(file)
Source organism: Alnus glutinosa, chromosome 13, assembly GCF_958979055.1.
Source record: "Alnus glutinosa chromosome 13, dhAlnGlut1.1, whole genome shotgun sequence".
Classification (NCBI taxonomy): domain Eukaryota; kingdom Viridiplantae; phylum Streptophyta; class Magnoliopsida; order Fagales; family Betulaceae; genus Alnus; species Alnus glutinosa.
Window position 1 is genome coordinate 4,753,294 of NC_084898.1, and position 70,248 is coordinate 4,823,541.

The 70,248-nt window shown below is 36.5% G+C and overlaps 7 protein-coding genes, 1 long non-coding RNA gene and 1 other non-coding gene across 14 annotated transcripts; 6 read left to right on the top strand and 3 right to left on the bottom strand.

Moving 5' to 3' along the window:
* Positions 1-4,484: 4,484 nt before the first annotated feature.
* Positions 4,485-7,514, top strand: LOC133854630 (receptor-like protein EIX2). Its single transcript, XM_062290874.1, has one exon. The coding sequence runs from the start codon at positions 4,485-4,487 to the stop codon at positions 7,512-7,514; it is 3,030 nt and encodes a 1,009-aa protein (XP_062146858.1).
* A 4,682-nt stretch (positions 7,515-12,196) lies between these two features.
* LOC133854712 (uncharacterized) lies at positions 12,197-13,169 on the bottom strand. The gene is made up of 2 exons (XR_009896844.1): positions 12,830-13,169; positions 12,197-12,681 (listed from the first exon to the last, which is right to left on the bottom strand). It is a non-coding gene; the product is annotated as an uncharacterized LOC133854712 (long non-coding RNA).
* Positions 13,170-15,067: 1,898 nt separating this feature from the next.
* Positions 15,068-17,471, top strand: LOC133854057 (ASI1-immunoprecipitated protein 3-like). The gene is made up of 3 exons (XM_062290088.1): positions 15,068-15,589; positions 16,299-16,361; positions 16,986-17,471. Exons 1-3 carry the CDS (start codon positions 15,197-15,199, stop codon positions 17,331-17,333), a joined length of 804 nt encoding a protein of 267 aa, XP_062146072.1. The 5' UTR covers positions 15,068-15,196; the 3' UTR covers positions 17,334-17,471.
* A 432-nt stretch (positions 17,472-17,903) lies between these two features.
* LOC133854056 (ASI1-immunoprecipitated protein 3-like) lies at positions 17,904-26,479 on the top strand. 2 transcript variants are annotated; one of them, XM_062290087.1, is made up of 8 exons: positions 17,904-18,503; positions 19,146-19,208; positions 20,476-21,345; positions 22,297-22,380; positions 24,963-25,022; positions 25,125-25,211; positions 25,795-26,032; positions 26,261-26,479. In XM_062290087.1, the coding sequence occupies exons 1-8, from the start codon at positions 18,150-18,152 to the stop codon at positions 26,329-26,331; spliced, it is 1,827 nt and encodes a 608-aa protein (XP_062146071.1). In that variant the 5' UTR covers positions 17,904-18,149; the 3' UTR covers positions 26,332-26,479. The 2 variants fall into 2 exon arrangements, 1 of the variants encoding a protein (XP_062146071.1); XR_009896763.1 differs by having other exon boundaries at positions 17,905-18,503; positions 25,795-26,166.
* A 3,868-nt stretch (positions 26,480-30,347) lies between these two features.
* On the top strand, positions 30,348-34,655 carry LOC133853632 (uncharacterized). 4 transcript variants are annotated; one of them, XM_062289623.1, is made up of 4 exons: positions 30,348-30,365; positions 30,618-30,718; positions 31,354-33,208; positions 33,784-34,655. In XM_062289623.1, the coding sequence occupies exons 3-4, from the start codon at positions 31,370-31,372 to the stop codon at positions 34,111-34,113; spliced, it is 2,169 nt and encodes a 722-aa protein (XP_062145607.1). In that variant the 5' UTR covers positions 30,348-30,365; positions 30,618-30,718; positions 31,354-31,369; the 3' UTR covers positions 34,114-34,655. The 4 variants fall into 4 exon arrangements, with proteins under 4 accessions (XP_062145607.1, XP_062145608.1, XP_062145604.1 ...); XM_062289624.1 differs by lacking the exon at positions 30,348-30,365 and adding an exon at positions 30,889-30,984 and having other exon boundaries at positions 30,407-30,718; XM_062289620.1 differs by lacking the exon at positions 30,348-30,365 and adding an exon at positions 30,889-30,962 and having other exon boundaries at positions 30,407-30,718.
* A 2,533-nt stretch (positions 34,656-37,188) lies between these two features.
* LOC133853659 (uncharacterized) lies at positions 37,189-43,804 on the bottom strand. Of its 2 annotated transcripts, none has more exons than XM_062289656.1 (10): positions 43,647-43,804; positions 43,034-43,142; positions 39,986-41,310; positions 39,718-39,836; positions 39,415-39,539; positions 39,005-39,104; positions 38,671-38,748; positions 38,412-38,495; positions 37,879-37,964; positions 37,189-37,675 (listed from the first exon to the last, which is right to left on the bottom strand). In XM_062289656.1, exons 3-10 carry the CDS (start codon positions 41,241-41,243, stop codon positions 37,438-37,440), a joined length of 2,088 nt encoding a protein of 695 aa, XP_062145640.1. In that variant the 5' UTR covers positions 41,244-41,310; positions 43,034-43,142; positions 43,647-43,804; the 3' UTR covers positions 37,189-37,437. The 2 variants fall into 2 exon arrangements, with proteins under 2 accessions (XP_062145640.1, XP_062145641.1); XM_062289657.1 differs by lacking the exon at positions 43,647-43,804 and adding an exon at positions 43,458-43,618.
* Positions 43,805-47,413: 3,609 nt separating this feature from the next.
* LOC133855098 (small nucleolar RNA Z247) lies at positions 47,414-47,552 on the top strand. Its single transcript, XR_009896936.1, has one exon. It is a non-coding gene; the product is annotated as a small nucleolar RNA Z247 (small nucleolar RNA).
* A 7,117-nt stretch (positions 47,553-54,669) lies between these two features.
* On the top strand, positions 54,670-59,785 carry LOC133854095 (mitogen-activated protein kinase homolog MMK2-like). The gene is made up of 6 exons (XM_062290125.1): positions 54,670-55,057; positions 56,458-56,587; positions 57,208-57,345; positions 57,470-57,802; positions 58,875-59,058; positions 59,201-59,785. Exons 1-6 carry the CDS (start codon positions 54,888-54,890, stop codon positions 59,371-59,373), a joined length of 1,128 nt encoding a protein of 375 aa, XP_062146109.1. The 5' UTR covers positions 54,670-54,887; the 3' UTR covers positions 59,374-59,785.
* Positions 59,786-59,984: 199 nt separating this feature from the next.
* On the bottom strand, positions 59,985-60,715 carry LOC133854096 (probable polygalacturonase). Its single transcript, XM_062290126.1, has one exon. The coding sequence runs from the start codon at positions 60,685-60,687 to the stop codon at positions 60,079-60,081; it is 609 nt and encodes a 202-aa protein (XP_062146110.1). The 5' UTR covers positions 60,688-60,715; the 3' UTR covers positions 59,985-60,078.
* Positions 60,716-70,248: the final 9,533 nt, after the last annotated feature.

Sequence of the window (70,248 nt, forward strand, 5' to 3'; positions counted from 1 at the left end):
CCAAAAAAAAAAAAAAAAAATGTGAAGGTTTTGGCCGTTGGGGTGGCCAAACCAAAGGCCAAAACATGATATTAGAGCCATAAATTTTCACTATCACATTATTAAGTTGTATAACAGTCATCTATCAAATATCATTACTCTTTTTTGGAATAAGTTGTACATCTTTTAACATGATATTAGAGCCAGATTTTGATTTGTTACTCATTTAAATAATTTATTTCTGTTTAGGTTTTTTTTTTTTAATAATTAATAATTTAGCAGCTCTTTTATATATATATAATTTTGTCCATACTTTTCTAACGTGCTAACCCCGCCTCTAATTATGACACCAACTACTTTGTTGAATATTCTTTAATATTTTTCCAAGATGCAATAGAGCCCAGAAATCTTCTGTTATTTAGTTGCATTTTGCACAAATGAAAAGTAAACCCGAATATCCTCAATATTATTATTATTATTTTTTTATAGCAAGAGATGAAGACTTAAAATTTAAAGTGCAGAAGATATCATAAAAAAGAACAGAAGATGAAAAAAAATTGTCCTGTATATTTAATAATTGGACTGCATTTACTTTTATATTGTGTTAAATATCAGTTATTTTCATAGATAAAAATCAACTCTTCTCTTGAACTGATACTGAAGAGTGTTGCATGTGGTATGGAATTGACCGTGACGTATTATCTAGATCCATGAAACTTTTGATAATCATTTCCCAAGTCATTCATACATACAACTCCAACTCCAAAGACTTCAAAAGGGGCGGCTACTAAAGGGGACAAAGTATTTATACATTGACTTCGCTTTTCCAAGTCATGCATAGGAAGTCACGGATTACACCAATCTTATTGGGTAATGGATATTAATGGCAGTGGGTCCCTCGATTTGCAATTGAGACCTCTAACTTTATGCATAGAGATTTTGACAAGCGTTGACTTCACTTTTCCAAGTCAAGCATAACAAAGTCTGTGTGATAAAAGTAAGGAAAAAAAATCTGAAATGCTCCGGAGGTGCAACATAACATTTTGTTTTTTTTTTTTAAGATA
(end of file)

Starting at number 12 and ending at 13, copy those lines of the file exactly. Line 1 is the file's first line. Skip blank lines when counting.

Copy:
* Positions 15,068-17,471, top strand: LOC133854057 (ASI1-immunoprecipitated protein 3-like). The gene is made up of 3 exons (XM_062290088.1): positions 15,068-15,589; positions 16,299-16,361; positions 16,986-17,471. Exons 1-3 carry the CDS (start codon positions 15,197-15,199, stop codon positions 17,331-17,333), a joined length of 804 nt encoding a protein of 267 aa, XP_062146072.1. The 5' UTR covers positions 15,068-15,196; the 3' UTR covers positions 17,334-17,471.
* A 432-nt stretch (positions 17,472-17,903) lies between these two features.